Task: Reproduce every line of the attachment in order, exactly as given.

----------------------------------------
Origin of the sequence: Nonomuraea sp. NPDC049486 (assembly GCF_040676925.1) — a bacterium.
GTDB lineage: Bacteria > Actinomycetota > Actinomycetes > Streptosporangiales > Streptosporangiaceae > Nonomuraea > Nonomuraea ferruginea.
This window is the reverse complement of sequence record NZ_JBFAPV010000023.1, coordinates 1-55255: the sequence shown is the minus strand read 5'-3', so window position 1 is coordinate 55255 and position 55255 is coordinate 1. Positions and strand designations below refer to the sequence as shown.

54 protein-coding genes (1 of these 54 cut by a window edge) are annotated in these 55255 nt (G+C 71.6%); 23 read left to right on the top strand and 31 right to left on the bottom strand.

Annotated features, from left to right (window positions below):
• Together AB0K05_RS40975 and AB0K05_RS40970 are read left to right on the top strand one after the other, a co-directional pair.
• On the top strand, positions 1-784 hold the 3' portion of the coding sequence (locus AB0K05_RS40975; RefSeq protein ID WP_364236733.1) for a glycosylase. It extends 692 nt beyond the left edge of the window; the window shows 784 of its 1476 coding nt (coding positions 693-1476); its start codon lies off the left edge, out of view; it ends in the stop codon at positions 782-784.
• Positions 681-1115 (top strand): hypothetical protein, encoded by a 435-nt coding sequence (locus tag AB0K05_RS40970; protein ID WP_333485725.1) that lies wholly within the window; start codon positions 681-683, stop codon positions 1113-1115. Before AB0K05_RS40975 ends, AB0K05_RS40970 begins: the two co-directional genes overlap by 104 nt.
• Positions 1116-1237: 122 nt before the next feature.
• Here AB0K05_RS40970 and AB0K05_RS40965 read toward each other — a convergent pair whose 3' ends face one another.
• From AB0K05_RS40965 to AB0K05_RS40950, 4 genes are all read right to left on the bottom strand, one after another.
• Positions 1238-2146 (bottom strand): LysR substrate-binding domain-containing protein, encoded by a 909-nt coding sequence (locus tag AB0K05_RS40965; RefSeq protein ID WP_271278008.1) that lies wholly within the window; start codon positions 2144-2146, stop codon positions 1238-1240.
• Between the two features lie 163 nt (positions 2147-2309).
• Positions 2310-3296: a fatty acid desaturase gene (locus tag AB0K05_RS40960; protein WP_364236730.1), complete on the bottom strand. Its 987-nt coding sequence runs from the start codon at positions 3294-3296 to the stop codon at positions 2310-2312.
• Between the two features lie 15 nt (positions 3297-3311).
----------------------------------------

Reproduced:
Origin of the sequence: Nonomuraea sp. NPDC049486 (assembly GCF_040676925.1) — a bacterium.
GTDB lineage: Bacteria > Actinomycetota > Actinomycetes > Streptosporangiales > Streptosporangiaceae > Nonomuraea > Nonomuraea ferruginea.
This window is the reverse complement of sequence record NZ_JBFAPV010000023.1, coordinates 1-55255: the sequence shown is the minus strand read 5'-3', so window position 1 is coordinate 55255 and position 55255 is coordinate 1. Positions and strand designations below refer to the sequence as shown.

54 protein-coding genes (1 of these 54 cut by a window edge) are annotated in these 55255 nt (G+C 71.6%); 23 read left to right on the top strand and 31 right to left on the bottom strand.

Annotated features, from left to right (window positions below):
• Together AB0K05_RS40975 and AB0K05_RS40970 are read left to right on the top strand one after the other, a co-directional pair.
• On the top strand, positions 1-784 hold the 3' portion of the coding sequence (locus AB0K05_RS40975; RefSeq protein ID WP_364236733.1) for a glycosylase. It extends 692 nt beyond the left edge of the window; the window shows 784 of its 1476 coding nt (coding positions 693-1476); its start codon lies off the left edge, out of view; it ends in the stop codon at positions 782-784.
• Positions 681-1115 (top strand): hypothetical protein, encoded by a 435-nt coding sequence (locus tag AB0K05_RS40970; protein ID WP_333485725.1) that lies wholly within the window; start codon positions 681-683, stop codon positions 1113-1115. Before AB0K05_RS40975 ends, AB0K05_RS40970 begins: the two co-directional genes overlap by 104 nt.
• Positions 1116-1237: 122 nt before the next feature.
• Here AB0K05_RS40970 and AB0K05_RS40965 read toward each other — a convergent pair whose 3' ends face one another.
• From AB0K05_RS40965 to AB0K05_RS40950, 4 genes are all read right to left on the bottom strand, one after another.
• Positions 1238-2146 (bottom strand): LysR substrate-binding domain-containing protein, encoded by a 909-nt coding sequence (locus tag AB0K05_RS40965; RefSeq protein ID WP_271278008.1) that lies wholly within the window; start codon positions 2144-2146, stop codon positions 1238-1240.
• Between the two features lie 163 nt (positions 2147-2309).
• Positions 2310-3296: a fatty acid desaturase gene (locus tag AB0K05_RS40960; protein WP_364236730.1), complete on the bottom strand. Its 987-nt coding sequence runs from the start codon at positions 3294-3296 to the stop codon at positions 2310-2312.
• Between the two features lie 15 nt (positions 3297-3311).